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NASA Astronaut Explains Why We Should Send Humans To Mars (VIDEO)

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As NASA shutters its space shuttle program and abandons its plans to return to the moon, why has the agency embarked on an ambitious new plan to send astronauts to Mars?

NASA astronaut Rex Walheim, one of the crew members onboard the final space shuttle mission, says sending humans to the Red Planet is necessary to determine whether there has ever been life on Mars.

“There have been a lot of clues we’ve seen that there is potentially life on Mars, but the only way to find out is really to go there,” he told The Huffington Post during a community event held by NASA on Wednesday in New York City. “It is somewhat of a similar planetary system to ours and it would be really nice to know if there was life on Mars, to learn about it and to find out what happened to life on Mars.”

NASA planetary scientist Joel Levine has put forth a similar argument, maintaining that return to Mars “is the most likely target for life outside the Earth.”

The space agency has launched several missions aimed at mapping, gathering images of and monitoring conditions on the Red Planet. Data collected by the Mars Reconnaissance Orbiter, a spacecraft orbiting Mars, recently found evidence to suggest “possible flowing water during the warmest months on Mars,” according to NASA.

During Wednesday's event, which celebrated July's final space shuttle mission, Walheim and three other astronauts from the Atlantis mission also offered a glimpse into the more pedestrian aspects of life in space at the event.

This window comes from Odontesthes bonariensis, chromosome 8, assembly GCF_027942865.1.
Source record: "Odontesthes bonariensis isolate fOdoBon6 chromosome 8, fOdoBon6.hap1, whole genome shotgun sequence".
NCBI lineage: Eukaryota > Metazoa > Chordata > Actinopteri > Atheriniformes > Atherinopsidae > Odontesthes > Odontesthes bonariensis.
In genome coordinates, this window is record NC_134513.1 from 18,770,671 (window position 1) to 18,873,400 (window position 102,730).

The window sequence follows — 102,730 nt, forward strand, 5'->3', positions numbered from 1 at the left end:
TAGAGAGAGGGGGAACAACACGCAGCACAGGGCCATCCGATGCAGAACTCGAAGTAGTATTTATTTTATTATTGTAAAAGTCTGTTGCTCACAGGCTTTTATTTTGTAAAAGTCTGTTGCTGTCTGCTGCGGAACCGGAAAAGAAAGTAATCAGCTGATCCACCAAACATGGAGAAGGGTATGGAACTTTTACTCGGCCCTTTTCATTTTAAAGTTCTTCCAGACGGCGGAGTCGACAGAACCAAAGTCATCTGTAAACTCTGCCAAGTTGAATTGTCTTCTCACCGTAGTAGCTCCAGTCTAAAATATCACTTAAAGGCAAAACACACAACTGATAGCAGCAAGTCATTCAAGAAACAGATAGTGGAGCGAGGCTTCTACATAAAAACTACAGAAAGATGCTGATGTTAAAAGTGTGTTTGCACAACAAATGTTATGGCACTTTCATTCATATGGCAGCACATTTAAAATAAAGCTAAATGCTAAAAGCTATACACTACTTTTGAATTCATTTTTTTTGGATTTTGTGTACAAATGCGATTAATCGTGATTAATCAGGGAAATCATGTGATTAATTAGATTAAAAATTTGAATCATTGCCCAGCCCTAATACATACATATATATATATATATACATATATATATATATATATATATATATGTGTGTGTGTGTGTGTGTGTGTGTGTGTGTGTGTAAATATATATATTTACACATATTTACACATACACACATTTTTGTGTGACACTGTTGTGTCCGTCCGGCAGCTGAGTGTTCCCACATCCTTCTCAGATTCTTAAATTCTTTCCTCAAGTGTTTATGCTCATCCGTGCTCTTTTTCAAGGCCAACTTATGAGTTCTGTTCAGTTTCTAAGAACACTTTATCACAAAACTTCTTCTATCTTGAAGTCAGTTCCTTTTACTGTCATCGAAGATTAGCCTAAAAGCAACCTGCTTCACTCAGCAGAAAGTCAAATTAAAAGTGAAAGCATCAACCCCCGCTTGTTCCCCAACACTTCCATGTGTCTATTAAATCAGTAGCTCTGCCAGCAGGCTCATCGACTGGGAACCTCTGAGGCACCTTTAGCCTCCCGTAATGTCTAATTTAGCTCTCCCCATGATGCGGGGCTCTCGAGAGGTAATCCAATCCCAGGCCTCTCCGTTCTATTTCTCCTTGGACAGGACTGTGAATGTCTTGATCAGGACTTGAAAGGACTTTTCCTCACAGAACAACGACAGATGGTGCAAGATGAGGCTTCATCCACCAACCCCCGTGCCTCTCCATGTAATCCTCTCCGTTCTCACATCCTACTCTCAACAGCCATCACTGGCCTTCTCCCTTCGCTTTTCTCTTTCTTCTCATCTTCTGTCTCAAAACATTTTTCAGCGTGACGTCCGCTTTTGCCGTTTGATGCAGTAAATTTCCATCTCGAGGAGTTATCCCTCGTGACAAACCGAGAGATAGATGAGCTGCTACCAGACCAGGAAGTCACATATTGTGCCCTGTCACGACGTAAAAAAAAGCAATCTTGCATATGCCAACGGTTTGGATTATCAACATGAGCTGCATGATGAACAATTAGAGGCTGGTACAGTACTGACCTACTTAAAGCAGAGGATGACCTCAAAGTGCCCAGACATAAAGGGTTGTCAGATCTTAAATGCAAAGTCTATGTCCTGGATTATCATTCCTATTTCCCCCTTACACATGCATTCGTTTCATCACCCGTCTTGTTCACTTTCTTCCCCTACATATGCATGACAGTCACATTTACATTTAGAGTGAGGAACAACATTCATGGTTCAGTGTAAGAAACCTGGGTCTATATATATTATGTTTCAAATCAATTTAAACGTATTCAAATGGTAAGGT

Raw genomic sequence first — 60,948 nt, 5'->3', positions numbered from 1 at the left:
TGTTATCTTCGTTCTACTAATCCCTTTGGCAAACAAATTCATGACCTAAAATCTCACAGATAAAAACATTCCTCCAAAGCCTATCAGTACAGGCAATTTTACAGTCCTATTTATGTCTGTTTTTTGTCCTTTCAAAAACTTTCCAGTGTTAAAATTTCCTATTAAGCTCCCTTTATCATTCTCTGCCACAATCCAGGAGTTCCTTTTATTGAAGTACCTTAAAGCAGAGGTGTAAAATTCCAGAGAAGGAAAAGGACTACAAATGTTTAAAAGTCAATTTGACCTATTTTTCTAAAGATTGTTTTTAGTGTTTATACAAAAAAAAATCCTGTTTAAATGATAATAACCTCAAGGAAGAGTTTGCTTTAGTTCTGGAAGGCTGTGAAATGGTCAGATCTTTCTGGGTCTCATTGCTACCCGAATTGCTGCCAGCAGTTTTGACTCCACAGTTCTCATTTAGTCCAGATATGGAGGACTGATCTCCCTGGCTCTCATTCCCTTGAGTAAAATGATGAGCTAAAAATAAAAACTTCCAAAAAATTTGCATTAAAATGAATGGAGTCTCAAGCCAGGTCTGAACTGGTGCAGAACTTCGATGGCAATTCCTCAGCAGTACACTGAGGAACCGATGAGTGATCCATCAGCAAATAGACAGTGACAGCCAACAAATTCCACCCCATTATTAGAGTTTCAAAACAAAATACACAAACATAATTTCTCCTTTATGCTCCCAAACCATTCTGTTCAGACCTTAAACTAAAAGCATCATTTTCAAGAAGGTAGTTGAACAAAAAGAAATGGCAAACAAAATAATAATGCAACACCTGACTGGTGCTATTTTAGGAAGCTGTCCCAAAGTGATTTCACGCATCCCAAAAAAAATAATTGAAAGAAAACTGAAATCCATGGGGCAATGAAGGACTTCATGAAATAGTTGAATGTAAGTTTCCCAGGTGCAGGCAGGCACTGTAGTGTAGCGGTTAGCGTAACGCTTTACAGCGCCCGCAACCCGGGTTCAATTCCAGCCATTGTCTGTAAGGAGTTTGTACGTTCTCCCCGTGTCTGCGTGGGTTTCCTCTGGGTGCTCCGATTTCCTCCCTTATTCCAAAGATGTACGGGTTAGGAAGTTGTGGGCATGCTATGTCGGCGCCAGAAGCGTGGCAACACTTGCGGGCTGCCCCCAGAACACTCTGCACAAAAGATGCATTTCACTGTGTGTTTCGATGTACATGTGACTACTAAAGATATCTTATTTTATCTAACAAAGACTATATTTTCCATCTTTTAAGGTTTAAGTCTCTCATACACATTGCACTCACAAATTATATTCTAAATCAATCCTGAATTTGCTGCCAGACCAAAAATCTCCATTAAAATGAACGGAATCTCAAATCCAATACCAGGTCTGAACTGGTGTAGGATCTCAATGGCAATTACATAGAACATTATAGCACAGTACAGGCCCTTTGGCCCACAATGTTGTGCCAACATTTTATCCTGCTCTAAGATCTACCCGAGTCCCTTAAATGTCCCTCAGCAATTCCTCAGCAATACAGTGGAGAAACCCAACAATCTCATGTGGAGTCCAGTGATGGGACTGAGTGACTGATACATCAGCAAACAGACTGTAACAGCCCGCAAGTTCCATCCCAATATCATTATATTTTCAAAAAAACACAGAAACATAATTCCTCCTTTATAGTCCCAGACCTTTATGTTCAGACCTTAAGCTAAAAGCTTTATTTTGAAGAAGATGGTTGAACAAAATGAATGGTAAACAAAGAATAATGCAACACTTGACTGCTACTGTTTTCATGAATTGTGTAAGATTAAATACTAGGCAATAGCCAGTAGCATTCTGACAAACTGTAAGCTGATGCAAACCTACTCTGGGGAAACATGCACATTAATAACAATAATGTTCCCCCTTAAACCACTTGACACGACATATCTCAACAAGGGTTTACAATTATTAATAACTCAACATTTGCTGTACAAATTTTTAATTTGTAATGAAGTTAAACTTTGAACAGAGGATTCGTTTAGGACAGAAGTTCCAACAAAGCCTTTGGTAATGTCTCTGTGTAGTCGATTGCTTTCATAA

Sesame Street’s Elmo, who interviewed the astronauts onstage as part of the event, asked the crew members to explain what they do with their toothpaste when they brush their teeth in zero gravity.

“In space you can’t just spit it into the sink because you don’t have a sink and that’d be really messy,” said mission specialist Sandy Magnus. “Some people like to spit into their towel and get rid of it that way. I found it was much easier just to swallow it and get rid of that way.”

Not all agreed, however: Magnus’ colleague chimed in, “I didn’t want to swallow toothpaste.”

Walheim reflected on how his over 800 hours in space had changed him, noting that the experience had given him new appreciation for the fragility of life on Earth.

“If you look at the rim of the Earth, the atmosphere of the earth, it only goes up 10 to 20 miles, and you realize that it’s only this tiny atmosphere that keeps us alive,” he said. “We’re all on this spaceship together. The Earth is a spaceship and there’s very little to keep us alive.”


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